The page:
The Visit USA Market with a President Trump? Don’t Think Twice, It’s All Right
Key Receptive Tour Operators Foresee a Healthy 2017: It may be that, when it became clear in the early morning hours of Nov. 9 that Donald J. Trump was President-elect of the U.S., there was some weeping and gnashing of the teeth among the thousands of delegates at the last day of the World Travel Market in London where the news seemed dire. But, as a London cabbie told one U.S. supplier passenger when asked what he thought about the matter, the driver replied: “Why would anybody stay away from a holiday in the U.S. simply because there’s a whacko in the White House?”
And that, but for the brevity and bluntness of the London cabbie, is the essence of what most on a panel of receptive tour operators at the first day of the NAJ Group’s RTO Summit in Orlando seemed to believe. Expatriates all, the panel was comprised Uri Argov, CEO, Tourico Holidays, a company with global reach; Jay Santos, managing director USA for, Trend Travel USA, which focuses primarily on Brazil; Pabs Raghava, CEO, Tours Limited, which serves the Indian market; and Gisa Kusserow-Hanson, general manager, Florida, AlliedTPro.
The moderator for the session—the NAJ Group’s Florian Hermann, himself an expatriate from Germany—got the panel right to the point in a program segment titled, “How Will a Donald Trump Presidency Affect International Tourism Arrivals?” by asking each operator to rank, from zero to 10, with zero being a worst case scenario and 10 being the best possible situation, their outlook for the future of inbound tourism to the USA under a President Trump. Graphically, here is what the responses looked like.
Here are some of their comments:
—“I don’t think there will be any effect on business,” Argov declared. “The USA is the place to travel in terms of service and experiences.” Politics, he added, “is at the end of the day” in business considerations. Much of apprehension over a Trump presidency, he observed, came with the way the news was reported in the first two or three hours that the result of the election became apparent. “The media can be so one-sided,” he said, asserting that his company “will see an increase in traffic … we cannot let out political feelings into our business. It’s not about us. It’s about our client.”
—“I agree with Uri,” said Raghava. With her company in the midst of contracting for 2017, she indicated that “we do not see any impact” on business because of a prospective Trump presidency, adding, “It’s not going to be a negative or a difficulty … things look pretty good for us.”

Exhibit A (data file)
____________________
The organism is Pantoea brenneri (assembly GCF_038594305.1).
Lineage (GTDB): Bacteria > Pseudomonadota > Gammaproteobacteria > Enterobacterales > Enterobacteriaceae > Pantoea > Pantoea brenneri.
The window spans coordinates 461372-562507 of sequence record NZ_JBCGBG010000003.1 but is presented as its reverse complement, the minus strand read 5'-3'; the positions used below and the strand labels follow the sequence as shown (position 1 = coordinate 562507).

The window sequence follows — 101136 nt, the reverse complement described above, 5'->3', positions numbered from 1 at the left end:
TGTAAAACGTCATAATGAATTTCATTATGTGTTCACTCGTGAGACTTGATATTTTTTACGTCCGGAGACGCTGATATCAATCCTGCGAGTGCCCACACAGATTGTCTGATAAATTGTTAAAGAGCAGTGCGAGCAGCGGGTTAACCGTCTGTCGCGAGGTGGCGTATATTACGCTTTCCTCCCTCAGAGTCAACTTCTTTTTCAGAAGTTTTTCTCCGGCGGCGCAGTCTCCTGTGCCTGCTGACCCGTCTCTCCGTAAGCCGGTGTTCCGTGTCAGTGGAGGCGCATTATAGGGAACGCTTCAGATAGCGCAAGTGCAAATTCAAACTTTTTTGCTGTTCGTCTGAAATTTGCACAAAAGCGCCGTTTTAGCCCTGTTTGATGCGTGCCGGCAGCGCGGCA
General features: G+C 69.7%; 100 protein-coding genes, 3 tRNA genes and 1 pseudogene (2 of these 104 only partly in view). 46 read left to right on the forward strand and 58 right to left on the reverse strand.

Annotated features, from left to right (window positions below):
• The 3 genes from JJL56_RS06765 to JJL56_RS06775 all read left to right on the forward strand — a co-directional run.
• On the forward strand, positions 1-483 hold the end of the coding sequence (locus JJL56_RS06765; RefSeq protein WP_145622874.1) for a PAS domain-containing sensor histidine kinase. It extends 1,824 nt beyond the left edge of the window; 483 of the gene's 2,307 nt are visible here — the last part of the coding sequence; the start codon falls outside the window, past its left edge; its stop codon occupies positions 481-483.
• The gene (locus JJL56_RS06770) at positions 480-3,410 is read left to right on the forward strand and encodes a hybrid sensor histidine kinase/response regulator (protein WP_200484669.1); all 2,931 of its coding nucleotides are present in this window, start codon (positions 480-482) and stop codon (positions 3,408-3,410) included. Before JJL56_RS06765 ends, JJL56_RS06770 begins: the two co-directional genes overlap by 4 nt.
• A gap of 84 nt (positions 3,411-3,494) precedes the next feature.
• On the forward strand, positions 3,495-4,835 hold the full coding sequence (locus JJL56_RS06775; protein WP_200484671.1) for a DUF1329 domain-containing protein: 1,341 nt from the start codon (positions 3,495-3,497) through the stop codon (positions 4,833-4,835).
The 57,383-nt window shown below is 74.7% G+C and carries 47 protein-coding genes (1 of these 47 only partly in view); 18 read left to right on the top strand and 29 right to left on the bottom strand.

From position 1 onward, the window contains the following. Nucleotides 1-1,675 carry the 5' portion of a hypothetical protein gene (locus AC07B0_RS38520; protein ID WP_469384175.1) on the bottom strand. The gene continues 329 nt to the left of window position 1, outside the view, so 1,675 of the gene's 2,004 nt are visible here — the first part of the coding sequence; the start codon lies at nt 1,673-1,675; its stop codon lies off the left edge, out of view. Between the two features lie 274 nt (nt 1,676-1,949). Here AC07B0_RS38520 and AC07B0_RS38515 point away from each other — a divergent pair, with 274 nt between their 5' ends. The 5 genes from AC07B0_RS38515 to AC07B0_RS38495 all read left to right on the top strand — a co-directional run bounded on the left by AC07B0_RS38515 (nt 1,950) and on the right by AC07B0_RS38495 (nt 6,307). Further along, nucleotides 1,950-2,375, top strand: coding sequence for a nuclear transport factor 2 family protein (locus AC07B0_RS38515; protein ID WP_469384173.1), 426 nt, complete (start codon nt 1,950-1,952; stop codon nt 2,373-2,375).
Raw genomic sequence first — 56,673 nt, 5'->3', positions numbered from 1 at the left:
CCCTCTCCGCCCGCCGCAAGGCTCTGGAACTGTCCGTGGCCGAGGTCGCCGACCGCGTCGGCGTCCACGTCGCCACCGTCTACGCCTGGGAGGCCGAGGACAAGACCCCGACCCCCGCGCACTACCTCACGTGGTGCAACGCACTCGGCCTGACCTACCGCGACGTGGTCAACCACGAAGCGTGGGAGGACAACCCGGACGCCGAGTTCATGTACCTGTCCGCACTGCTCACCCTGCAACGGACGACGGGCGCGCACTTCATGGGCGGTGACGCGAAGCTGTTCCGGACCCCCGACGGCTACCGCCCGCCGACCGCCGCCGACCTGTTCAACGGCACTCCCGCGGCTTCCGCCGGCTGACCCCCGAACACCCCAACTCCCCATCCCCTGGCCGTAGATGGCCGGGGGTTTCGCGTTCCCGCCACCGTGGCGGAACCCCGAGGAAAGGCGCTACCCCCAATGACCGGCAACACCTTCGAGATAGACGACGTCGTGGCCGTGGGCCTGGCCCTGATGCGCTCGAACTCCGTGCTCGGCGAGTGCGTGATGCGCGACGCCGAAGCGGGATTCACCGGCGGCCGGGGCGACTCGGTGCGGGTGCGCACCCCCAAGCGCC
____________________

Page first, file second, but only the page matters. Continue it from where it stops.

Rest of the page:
—After acknowledging that the news of Trump’s election caused a number of WTM delegates to worry, Santos addressed the situation in quantitative terms, pointing out that the long-haul market to the U.S. is about one percent of the Brazilian population, emphasizing that “That one percent loves the U.S.” Santos suggested that talk of more restrictive U.S. visa policies could be a challenge and he expressed the hope that Trump, himself the owner of a number of hotels, would be sensitive to industry needs, closing with “I don’t see any problems.”
—“Guess I’m the party pooper here,” said Kusserow-Hanson with a trace of a smile. She suggested that for some markets (see next article on German trade reaction) a President Trump “will be a reason that some people will want to go to another place for a year or two … we’ll see a smaller volume from some markets (but) we’re not going to see a boycott or something like that.” She noted, however, “I do see an increase in business as well—not because of Trump—but because some markets are ready.”
NAJ’s RTO Summit in Orlando, Day One—International Digital Day: A Photo Log
Watch for more photos from the RTO Summit in the next issue of the Inbound Report.
Because of Trump, Will German Arrivals to USA Shrink?
It is now more than three weeks since America and the rest of the world woke up to the news that U.S. Electoral College math had made him the next president of the United States. Since then, the many tour and travel industry professionals who slipped into a Stage I condition of shock (no one, as far as we can tell, reached Stage II or the end point of Stage III—death) upon hearing of “President-elect” Trump seemed to have recouped and are back to focusing their energies on selling and marketing their product.
With few exceptions, overseas source markets seem to be moving along on a path toward sending increased numbers of visitors to the USA—except for one: Germany. There, particularly in its tour and travel industry sector, Trump’s rhetoric and public persona created such a turnoff that it could very well result in a downturn in German arrivals for the next year or so.
At the Inbound Report, we have noticed: the German travel trade news media has had published several articles to this effect; U.S. suppliers selling to Germany have told us that a fair number of buyers expect a fall-off in traffic to the U.S. next year; and, publicly, some industry insiders have said the same.